Peer-review has come under an unprecedented crisis. The rising rejection rate of academic articles have casted a widespread doubt on the main regulatory process of scientific publishing. Simultaneously, the web 2.0 allows the emergence of uncostly, feasible alternatives. Some people goes as far as talking about an academic spring.
Could daily research work without traditional peer-review? Will the assessment of scholar works require some radically different rules? Or could peer-review survive and evolve into something more compliant with current researchers’ practices?
In order to adress theses significant issues, HackYourPhd welcomes you at the maison de la Recherche. on Wednesday, the 22th of May from 6 to 8 p.m.
What is the future of peer-review?
Peer-review is far from being a recent invention. This social device seems actually quite essential, both as a way to control scientific activity and as a way to enhance a mutual knowledge of each other’s work within the scientific community.
Peer-review involves a re-reading of a submitted article by fellow researchers belonging to the same disciplines, and therefore apt to bring helpful criticism. Anonymity of the evaluators (or, even, of both the evaluators and the authors) is one of the main guarantees of an efficient and uncompromising peer-review.
As soon as the XVIIth century, several bristish journals set up informal committe whose main mission was to verify the accuracy and interest of the published information. Yet, peer-review really establishes itself as an unconditionnal standard during the XXth century. By then scientific publishing is more and more dominated by wide economic corporation, like Elsevier. The accuracy of a publication is no longer a relative virtue, evolving on a long terme basis. It becomes a selling argument. The peer-review process requires therefore some very specific stages and formal interaction. The drawing below describe the main procedures of “standardized” peer-review:
The generalisation of open access publishing has significantly contributed to reveal the limitations of peer-review. Since the beginning of the 00s, the rejection rate (i. e. the proportional number of articles dismissed by a journal after being published) has experienced an exponential growth. This does not mean that science is less accurate than before but that fraud can be more easily detected. For instance, the psychologist Diedrick Stapel has mystifyed dozens of peer-review comittees for twenty years till several young researchers became increasingly doubtful of the reliability of his work.
Simultaneously, alternatives gain some widespread support. Back in 1982, Perloff and Perloff proposed in some sort of humoristic way a well-established model nowadays: automatic self-archiving, frequently occuring before the peer-review process (the article is therefore called a preprint). In this outlook, every publication is kept, disregarding its quality. In physic and mathematic research, self-archiving (in ArXiv for instance) has become a very current practice.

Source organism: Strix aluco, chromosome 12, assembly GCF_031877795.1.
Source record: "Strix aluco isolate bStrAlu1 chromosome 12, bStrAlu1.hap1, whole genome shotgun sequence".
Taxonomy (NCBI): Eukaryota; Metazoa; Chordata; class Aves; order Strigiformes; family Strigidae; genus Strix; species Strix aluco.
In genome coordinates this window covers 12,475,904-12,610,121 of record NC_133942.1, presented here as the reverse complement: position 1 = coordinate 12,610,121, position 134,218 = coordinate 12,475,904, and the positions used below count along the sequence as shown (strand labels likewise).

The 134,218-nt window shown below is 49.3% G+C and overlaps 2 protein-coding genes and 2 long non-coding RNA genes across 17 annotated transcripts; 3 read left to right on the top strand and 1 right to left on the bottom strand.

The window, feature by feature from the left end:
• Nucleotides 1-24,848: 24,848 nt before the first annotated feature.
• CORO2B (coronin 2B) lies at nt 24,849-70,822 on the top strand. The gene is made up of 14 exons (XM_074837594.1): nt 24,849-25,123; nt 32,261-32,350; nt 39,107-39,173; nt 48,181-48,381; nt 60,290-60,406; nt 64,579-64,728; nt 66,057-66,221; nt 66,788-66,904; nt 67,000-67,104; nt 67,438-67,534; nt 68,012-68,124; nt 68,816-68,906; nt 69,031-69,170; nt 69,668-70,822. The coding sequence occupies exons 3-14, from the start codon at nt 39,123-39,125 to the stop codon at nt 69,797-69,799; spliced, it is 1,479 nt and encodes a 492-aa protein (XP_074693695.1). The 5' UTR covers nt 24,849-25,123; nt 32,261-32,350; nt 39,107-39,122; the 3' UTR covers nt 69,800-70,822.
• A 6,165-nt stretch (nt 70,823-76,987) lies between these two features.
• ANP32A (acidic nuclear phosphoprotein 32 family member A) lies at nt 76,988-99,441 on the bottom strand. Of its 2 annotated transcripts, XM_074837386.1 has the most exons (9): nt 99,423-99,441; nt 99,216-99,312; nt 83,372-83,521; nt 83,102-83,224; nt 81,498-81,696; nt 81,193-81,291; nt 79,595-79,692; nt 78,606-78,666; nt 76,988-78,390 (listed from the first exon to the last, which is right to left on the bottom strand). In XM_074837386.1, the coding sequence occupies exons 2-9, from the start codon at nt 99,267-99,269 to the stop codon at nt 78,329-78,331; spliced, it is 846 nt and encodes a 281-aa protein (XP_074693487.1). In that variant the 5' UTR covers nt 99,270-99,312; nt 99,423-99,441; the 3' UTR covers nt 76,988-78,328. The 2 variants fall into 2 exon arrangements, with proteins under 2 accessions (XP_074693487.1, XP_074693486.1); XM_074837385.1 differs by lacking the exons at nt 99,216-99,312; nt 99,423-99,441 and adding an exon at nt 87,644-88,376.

For few years, we can note the emergence of autonomous peer-review communities, disconnected of a specific journal. Peer-Evaluation.org or F1000 collect the feedbacks and suggestions of fellow researchers, beyond the classic editorial process.
Out of the academic world, the online collaborative projects adapt the main principles peer-review to their specific needs. Wikipedia depends on a continuous collective assessment : « Taken individually, wikipedians are much less clever than experts, yet as each one has to be the ignorant master of the others […] they create a stronger form of publishing knowledge than the one actually used by experts »
With theses rising new uses, is the very concept of academic article still meaningful? Preprint, postprint, blog posts: the growing number of alternative versions make it all the more vain to have a unique and ponctual assessment.
HackYourPhd Workshop on the new practices of scientific publishing
In order to discuss this significant issue, HackYourPhd welcomes you at the maison de la Recherche on Wednesday, the 22th of May from 6 to 8 p.m. The workshop will open with a debate led by Pierre-Carl Langlais (our “hacker” PhD student — see the bio…), that will help to summarize the current state and ongoing evolutions of peer-review.
Then, all these thoughts will materialize into a more concrete case : the conception of an alternative journal, applying new means of assessment. Most aspects of its activities will be questionned, whether it be the editorial format, the economic organisation or the involvement of the reader.
This case study is not a pure conceptual experience. It will enhance a project incepted a few months ago on the email@example.com mailing list, under the code name « Knowledge Now » : a periodic academic publication on the new scientific mediations. This aims of the journal are note merely theoretical. Following the advice of the creator of the wiki software, wiki, Ward Cunningham, the journal will implement some of the very mediations it claims to study.
A survey of the workshop will be published in the main French newsletter on wiki studies Nouvelles du Wikilab.
We’re hoping to see you come in numbers !
Our “hacker” PhD student : Pierre-Carl Langlais
I am a French PhD student at Paris-Sorbonne in information science. My doctoral thesis bears upon the introduction of the stock exchange section in the daily press. Besides financial information, my main research fields include datajournalism (participation in the Jourdain project, funded by the CNRS) and Wikipedia. A regular contributor to the French Wikipedia since 2006, I have become one of its sysop in october 2012. I regularly publish articles on Wikipedia and open knowledge topics on Rue89.